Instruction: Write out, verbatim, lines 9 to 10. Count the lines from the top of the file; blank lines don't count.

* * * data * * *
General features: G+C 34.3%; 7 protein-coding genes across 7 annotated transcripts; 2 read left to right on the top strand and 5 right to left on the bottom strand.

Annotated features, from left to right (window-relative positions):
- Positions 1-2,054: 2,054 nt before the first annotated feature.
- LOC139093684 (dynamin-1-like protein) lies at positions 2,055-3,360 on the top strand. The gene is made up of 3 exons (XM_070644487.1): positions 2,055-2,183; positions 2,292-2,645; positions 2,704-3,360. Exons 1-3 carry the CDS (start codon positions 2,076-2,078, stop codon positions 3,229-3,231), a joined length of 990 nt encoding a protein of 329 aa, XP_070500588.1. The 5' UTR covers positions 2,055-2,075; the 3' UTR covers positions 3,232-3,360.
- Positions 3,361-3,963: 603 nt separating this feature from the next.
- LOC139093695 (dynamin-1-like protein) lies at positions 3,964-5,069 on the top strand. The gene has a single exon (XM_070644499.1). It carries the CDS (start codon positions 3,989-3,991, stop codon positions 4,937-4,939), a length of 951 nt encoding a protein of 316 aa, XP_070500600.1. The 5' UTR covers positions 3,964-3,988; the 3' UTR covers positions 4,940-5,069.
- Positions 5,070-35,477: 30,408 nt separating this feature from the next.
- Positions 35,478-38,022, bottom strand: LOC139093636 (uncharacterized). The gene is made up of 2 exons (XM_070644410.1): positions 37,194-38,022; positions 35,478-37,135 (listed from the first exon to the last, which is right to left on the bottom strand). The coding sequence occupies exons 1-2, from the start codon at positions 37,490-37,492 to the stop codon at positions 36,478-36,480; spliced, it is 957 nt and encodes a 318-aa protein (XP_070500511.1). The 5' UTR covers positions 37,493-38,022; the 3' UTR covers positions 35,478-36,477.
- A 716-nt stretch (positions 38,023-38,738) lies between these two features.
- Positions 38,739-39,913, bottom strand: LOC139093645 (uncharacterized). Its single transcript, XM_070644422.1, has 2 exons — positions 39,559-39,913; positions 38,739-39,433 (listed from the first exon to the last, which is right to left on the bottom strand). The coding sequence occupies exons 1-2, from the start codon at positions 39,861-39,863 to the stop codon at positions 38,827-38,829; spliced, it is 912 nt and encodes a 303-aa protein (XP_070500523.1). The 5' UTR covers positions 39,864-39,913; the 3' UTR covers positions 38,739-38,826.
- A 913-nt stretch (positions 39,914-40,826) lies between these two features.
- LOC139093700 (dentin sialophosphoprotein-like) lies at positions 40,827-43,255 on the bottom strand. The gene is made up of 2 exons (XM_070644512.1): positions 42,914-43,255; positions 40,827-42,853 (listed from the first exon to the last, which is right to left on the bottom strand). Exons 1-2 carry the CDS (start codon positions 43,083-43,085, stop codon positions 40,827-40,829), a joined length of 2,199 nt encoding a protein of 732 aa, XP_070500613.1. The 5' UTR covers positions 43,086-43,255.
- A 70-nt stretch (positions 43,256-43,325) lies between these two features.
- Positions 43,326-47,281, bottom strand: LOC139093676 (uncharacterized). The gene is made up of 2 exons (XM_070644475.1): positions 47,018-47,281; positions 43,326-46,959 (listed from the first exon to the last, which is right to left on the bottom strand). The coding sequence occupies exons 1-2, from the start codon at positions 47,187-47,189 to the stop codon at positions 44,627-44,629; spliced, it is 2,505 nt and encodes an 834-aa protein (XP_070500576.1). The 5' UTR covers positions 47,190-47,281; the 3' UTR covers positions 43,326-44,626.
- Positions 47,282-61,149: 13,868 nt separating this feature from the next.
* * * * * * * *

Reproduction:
- A 716-nt stretch (positions 38,023-38,738) lies between these two features.
- Positions 38,739-39,913, bottom strand: LOC139093645 (uncharacterized). Its single transcript, XM_070644422.1, has 2 exons — positions 39,559-39,913; positions 38,739-39,433 (listed from the first exon to the last, which is right to left on the bottom strand). The coding sequence occupies exons 1-2, from the start codon at positions 39,861-39,863 to the stop codon at positions 38,827-38,829; spliced, it is 912 nt and encodes a 303-aa protein (XP_070500523.1). The 5' UTR covers positions 39,864-39,913; the 3' UTR covers positions 38,739-38,826.